Following the Human Genome project [16], computational algorithms were developed to predict the location of G4 sequence motifs in the human genome [17, 18]. First algorithms consisted in finding all occurrences of the canonical motif G3+ N1−7 G3+ N1−7 G3+ N1−7 G3+, or the corresponding C-rich motif (quadparser algorithm) [19, 20]. Using this canonical motif, over 370 thousand G4s were found in the human genome. Nonetheless, such pattern matching algorithms lacked flexibility to accomodate for possible divergences from the canonical pattern. To tackle this issue, novel score-based approaches were developed to compute G4 propensity score by quantifying G-richness and G-skewness (G4Hunter algorithm) [21], or by summing the binding affinities of smaller regions within the G4 and penalizing with the destabilizing effect of loops (pqsfinder algorithm) [22]. Recently, new sequencing techniques were developed to map G4s in vitro (G4-seq) [23], and G4s in vivo (G4 ChIP-seq) [24] as regions of few hundred bases. Machine and deep learning methods were proposed to predict such G4 regions, i.e. regions comprising the G4(s) along with flanking sequences. For instance, Quadron—a machine learning approach—was proposed to predict G4s based on sequence features (such as k-mer occurrences) from a region of more than 100 bases, and trained using in vitro G4 regions with G4-seq [25]. By combining with regular expressions, Quadron could predict if a region was found in vitro, but also the exact location and stability value of G4(s) within the region. Other deep learning approaches had lower resolution for mapping G4s (around 200 bases), but they showed higher prediction performance. PENGUINN, a deep convolutional neural network (CNN), was trained to predict G4 regions in vitro [26]. Another CNN, G4detector, was also designed to predict G4 regions forming in vitro [27]. Thus, all current approaches aimed to predict G4 regions forming in vitro, but were not designed to assess the ability of G4 sequences to form in vivo (e.g. G4 activity).

Here, we propose a novel method, named DeepG4, aimed to predict cell-type specific active G4 regions (regions that were mapped both in vitro and in vivo in a given cell type) from DNA sequence and chromatin accessibility. DeepG4 implements a CNN which is trained using a combination of genome-wide in vitro (G4-seq) and in vivo (G4 ChIP-seq) peak DNA sequences, together with chromatin accessibility measures (e.g. ATAC-seq). For this purpose, DeepG4 exploits the genomic context (a 201-base region) of a G4, which comprises the potential G4 forming sequence, but also other DNA motifs that may play a role in G4 activity. Moreover, adding chromatin accessibility, which is publicly available for most cell lines, tissues and cancers, into the model allows to predict G4 regions that are active depending on the cell-type, since it was previously shown that in vivo G4 peaks strongly colocalize (98%) with regions identified by either FAIRE-seq or ATAC-seq, or both [28]. DeepG4 achieves excellent accuracy at predicting cell-type specific active G4 regions (area under the receiver operating characteristic curve or AUROC > 0.98). Moreover, DeepG4 identifies key DNA motifs that are predictive of active G4 regions. Among those motifs, we found specific motifs resembling the G4 canonical motif (or parts of G4 canonical motif), but also numerous known transcription factors which could play important roles in enhancing or inhibiting G4 activity directly or indirectly. By mapping active G4 regions that encapsulate one or more potential G4s, DeepG4 represents a complementary approach to existing algorithms based on regular expressions or propensity scores, which can be further used to precisely localize the G4s within the active G4 regions.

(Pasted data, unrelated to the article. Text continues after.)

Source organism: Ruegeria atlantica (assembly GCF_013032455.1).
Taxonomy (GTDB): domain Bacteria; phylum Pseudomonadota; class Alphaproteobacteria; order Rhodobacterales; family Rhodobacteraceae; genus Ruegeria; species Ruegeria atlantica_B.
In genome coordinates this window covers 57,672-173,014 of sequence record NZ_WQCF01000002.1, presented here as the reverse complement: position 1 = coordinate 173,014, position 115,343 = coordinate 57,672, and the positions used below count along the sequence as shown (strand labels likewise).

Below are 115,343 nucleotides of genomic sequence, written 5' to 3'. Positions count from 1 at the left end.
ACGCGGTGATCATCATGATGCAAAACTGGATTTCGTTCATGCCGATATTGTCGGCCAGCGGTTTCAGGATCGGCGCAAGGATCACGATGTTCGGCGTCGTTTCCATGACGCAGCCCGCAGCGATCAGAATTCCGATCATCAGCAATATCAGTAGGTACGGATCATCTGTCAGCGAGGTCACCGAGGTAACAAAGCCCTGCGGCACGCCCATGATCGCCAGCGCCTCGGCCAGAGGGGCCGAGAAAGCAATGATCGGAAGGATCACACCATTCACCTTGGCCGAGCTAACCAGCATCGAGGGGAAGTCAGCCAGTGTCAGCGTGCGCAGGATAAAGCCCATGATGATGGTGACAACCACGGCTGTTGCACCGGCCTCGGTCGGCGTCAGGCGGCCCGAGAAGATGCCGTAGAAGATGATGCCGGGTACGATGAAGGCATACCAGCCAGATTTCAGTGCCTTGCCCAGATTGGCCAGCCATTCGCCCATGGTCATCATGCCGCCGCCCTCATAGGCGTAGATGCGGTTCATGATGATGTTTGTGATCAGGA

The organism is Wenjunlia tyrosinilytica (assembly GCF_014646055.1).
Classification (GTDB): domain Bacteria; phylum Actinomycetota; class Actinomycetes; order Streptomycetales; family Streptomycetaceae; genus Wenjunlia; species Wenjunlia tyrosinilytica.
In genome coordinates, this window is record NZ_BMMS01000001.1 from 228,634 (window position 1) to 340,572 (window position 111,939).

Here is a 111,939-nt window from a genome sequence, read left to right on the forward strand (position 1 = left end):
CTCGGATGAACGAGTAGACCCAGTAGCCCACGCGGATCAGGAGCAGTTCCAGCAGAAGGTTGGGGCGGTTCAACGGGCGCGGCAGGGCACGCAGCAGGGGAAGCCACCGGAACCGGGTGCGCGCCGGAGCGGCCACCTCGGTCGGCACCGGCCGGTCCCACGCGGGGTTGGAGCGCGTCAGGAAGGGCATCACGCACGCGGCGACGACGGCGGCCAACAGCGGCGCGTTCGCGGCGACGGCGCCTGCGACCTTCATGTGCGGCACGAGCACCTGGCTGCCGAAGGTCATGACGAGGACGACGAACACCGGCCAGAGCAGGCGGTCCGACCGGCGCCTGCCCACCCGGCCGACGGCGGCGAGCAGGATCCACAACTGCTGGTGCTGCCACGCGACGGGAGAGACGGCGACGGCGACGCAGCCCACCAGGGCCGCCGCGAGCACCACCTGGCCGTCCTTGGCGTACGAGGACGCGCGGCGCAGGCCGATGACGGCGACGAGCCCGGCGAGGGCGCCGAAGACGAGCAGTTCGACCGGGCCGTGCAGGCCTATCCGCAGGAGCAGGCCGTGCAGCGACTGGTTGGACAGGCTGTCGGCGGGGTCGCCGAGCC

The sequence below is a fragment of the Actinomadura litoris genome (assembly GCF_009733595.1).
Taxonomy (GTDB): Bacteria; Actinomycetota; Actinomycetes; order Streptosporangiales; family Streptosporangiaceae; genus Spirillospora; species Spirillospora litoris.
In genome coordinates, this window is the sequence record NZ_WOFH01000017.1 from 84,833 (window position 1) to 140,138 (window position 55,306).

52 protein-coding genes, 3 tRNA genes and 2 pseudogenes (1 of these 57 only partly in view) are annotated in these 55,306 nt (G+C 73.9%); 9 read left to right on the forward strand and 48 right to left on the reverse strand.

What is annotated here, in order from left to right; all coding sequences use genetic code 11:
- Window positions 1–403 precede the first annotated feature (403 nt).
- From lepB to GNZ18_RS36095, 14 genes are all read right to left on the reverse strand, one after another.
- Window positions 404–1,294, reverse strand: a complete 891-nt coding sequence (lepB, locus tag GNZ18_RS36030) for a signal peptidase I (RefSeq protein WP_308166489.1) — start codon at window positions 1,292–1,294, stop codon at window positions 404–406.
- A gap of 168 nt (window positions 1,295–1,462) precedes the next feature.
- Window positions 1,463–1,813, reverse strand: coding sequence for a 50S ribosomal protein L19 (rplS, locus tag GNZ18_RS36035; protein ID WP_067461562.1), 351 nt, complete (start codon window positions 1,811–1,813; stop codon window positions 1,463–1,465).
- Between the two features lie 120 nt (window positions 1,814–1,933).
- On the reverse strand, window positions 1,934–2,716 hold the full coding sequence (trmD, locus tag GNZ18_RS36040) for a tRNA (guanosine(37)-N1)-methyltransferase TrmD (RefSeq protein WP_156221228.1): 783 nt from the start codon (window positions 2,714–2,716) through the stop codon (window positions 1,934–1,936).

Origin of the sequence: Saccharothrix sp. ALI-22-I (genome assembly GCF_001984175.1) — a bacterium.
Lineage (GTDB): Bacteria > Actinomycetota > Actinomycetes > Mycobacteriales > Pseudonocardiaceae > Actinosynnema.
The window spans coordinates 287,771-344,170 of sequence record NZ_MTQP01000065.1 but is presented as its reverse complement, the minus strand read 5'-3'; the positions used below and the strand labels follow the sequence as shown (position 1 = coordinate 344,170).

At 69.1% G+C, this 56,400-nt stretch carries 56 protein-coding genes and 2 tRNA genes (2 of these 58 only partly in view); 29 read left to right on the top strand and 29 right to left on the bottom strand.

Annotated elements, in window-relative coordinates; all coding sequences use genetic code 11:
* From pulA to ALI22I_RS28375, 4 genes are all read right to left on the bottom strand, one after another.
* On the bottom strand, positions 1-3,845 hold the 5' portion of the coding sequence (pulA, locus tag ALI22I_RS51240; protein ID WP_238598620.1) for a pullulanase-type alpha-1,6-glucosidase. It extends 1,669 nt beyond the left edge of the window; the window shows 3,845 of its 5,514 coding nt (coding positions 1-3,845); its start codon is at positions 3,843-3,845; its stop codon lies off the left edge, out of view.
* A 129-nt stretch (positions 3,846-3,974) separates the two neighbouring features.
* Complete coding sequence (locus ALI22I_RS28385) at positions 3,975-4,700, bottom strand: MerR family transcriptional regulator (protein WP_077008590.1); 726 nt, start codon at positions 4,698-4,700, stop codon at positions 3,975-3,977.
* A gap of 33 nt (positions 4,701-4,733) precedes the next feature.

Materials and methods

G4 data

We downloaded G4 ChIP-seq data for HaCaT, K562 and HEKnp cell lines from Gene Expression Omnibus (GEO) accession numbers GSE76688, GSE99205 and GSE107690 [24, 28, 29]. For every cell line, replicates were mapped to hg19 and merged for peak calling using macs2 with default parameters ( We downloaded G4P ChIP-seq (similar to G4 ChIP-seq) peaks already mapped to hg19 for A549, H1975, 293T and HeLa-S3 cell lines from GEO accession number GSE133379 [30]. We used peaks from both replicates (when there were two available replicates). We downloaded processed G4-seq peaks mapped to hg19 from GEO accession number GSE63874 [23]. We used G4-seq from the sodium (Na) and potassium (K) conditions. No filtering step was performed on peak selection.

Active G4 sequences

We defined positive DNA sequences (active G4 region sequences) as forming both in vitro and in vivo G4s as follows. We only kept G4 ChIP-seq peaks overlapping with G4-seq peaks. We then used the 201-bp DNA sequences centered on the G4 ChIP-seq peak summits.

As negative (control) sequences, we used sequences randomly drawn from the human genome with sizes, GC content (% GC), and repeat content (tandem repeat number from Tandem Repeat Finder mask from hg19 genome) similar to those of positive DNA sequences using genNullSeqs function from gkmSVM R package (

Chromatin accessibility

We downloaded processed DNase-seq bigwig files for different cell lines from ENCODE [31], and processed ATAC-seq bigwig files for HaCaT cell line from GSE7668. We downloaded processed ATAC-seq bigwig files from ICGC cancer cohorts from [32].